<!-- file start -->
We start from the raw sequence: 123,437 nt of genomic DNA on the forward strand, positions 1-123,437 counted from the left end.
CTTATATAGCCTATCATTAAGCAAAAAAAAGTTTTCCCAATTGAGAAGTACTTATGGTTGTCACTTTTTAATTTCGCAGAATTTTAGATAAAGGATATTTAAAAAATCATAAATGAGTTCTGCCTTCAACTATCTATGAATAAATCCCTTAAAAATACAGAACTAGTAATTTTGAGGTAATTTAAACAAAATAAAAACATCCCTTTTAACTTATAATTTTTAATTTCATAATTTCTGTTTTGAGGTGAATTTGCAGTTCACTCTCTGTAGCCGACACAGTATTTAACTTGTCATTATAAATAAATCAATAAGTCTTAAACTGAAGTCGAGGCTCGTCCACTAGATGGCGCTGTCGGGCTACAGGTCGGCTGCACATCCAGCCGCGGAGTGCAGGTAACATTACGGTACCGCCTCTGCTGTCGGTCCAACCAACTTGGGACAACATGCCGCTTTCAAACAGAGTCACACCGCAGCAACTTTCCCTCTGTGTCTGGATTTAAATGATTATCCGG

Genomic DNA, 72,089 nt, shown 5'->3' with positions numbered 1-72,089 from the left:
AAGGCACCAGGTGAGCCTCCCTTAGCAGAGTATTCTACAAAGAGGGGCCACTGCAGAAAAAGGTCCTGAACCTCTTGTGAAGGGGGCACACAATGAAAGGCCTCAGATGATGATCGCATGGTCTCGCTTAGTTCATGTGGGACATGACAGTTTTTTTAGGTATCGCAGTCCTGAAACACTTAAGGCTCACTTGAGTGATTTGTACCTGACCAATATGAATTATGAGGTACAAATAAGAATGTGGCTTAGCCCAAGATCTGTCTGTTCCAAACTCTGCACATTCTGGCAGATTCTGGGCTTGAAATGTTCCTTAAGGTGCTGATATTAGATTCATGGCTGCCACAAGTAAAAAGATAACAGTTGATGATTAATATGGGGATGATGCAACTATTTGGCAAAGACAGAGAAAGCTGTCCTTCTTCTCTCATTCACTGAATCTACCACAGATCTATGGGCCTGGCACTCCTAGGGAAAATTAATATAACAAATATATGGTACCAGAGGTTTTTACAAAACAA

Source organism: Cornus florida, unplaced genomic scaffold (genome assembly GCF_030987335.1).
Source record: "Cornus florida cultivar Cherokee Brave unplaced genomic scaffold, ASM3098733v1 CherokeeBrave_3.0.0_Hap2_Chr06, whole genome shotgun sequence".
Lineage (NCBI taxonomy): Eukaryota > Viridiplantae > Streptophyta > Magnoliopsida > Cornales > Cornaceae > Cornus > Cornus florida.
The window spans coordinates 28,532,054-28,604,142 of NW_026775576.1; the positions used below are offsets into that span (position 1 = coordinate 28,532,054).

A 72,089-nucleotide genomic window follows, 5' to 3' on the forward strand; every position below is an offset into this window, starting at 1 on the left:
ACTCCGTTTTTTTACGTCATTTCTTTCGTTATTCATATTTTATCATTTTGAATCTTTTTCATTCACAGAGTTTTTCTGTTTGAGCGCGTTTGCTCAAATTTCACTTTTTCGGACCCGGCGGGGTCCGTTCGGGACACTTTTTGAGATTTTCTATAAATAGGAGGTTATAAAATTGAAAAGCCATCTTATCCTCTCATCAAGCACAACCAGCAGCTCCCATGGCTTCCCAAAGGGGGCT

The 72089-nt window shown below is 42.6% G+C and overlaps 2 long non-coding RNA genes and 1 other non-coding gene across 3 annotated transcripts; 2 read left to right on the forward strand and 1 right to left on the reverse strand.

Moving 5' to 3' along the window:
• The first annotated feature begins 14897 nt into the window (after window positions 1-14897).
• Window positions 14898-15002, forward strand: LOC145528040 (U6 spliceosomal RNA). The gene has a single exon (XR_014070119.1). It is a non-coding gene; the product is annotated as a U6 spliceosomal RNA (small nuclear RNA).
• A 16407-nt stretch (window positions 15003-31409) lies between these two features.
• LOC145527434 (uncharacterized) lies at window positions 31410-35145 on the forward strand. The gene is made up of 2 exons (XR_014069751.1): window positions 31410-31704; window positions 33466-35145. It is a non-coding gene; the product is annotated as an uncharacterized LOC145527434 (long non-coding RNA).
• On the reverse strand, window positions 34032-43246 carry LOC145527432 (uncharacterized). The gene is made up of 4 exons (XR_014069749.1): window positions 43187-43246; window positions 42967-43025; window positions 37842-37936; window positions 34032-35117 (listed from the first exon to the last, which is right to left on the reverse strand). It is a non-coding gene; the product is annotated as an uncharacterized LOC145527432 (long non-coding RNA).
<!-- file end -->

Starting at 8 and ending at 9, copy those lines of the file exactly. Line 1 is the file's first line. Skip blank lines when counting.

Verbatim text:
The window spans coordinates 28,532,054-28,604,142 of NW_026775576.1; the positions used below are offsets into that span (position 1 = coordinate 28,532,054).

A 72,089-nucleotide genomic window follows, 5' to 3' on the forward strand; every position below is an offset into this window, starting at 1 on the left: